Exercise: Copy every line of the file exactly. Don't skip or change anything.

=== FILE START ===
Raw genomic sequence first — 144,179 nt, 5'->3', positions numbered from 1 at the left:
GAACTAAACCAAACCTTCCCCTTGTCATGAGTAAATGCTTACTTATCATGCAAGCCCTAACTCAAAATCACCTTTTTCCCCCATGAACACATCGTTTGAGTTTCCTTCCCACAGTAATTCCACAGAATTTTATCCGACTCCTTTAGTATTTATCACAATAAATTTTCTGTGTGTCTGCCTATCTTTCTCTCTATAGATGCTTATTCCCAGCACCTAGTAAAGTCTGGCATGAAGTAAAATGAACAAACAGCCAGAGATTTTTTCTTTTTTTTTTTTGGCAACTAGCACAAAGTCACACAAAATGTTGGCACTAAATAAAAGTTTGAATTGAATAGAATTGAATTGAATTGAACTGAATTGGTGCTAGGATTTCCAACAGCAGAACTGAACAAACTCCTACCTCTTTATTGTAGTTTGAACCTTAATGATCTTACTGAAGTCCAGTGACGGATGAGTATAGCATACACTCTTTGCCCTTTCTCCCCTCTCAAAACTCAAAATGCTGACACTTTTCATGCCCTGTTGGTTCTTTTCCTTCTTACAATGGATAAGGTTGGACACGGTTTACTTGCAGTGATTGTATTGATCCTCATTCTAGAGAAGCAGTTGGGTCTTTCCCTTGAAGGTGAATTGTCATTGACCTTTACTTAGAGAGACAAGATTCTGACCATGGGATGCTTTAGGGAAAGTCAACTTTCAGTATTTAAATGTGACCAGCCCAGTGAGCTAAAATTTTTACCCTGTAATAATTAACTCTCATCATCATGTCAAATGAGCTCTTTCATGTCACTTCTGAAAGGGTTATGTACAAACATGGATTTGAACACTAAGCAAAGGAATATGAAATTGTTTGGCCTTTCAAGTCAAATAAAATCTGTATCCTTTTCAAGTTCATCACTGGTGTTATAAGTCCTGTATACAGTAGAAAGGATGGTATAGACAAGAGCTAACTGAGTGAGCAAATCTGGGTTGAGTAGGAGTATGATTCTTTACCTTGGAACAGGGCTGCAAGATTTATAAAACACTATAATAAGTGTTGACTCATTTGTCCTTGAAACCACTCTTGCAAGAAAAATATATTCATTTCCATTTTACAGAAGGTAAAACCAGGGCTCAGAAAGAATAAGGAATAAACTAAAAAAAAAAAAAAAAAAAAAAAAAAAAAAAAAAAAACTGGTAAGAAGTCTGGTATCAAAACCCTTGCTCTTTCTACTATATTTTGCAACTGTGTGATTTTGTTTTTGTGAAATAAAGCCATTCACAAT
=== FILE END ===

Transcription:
Raw genomic sequence first — 144,179 nt, 5'->3', positions numbered from 1 at the left:
GAACTAAACCAAACCTTCCCCTTGTCATGAGTAAATGCTTACTTATCATGCAAGCCCTAACTCAAAATCACCTTTTTCCCCCATGAACACATCGTTTGAGTTTCCTTCCCACAGTAATTCCACAGAATTTTATCCGACTCCTTTAGTATTTATCACAATAAATTTTCTGTGTGTCTGCCTATCTTTCTCTCTATAGATGCTTATTCCCAGCACCTAGTAAAGTCTGGCATGAAGTAAAATGAACAAACAGCCAGAGATTTTTTCTTTTTTTTTTTTGGCAACTAGCACAAAGTCACACAAAATGTTGGCACTAAATAAAAGTTTGAATTGAATAGAATTGAATTGAATTGAACTGAATTGGTGCTAGGATTTCCAACAGCAGAACTGAACAAACTCCTACCTCTTTATTGTAGTTTGAACCTTAATGATCTTACTGAAGTCCAGTGACGGATGAGTATAGCATACACTCTTTGCCCTTTCTCCCCTCTCAAAACTCAAAATGCTGACACTTTTCATGCCCTGTTGGTTCTTTTCCTTCTTACAATGGATAAGGTTGGACACGGTTTACTTGCAGTGATTGTATTGATCCTCATTCTAGAGAAGCAGTTGGGTCTTTCCCTTGAAGGTGAATTGTCATTGACCTTTACTTAGAGAGACAAGATTCTGACCATGGGATGCTTTAGGGAAAGTCAACTTTCAGTATTTAAATGTGACCAGCCCAGTGAGCTAAAATTTTTACCCTGTAATAATTAACTCTCATCATCATGTCAAATGAGCTCTTTCATGTCACTTCTGAAAGGGTTATGTACAAACATGGATTTGAACACTAAGCAAAGGAATATGAAATTGTTTGGCCTTTCAAGTCAAATAAAATCTGTATCCTTTTCAAGTTCATCACTGGTGTTATAAGTCCTGTATACAGTAGAAAGGATGGTATAGACAAGAGCTAACTGAGTGAGCAAATCTGGGTTGAGTAGGAGTATGATTCTTTACCTTGGAACAGGGCTGCAAGATTTATAAAACACTATAATAAGTGTTGACTCATTTGTCCTTGAAACCACTCTTGCAAGAAAAATATATTCATTTCCATTTTACAGAAGGTAAAACCAGGGCTCAGAAAGAATAAGGAATAAACTAAAAAAAAAAAAAAAAAAAAAAAAAAAAAAAAAAAAACTGGTAAGAAGTCTGGTATCAAAACCCTTGCTCTTTCTACTATATTTTGCAACTGTGTGATTTTGTTTTTGTGAAATAAAGCCATTCACAAT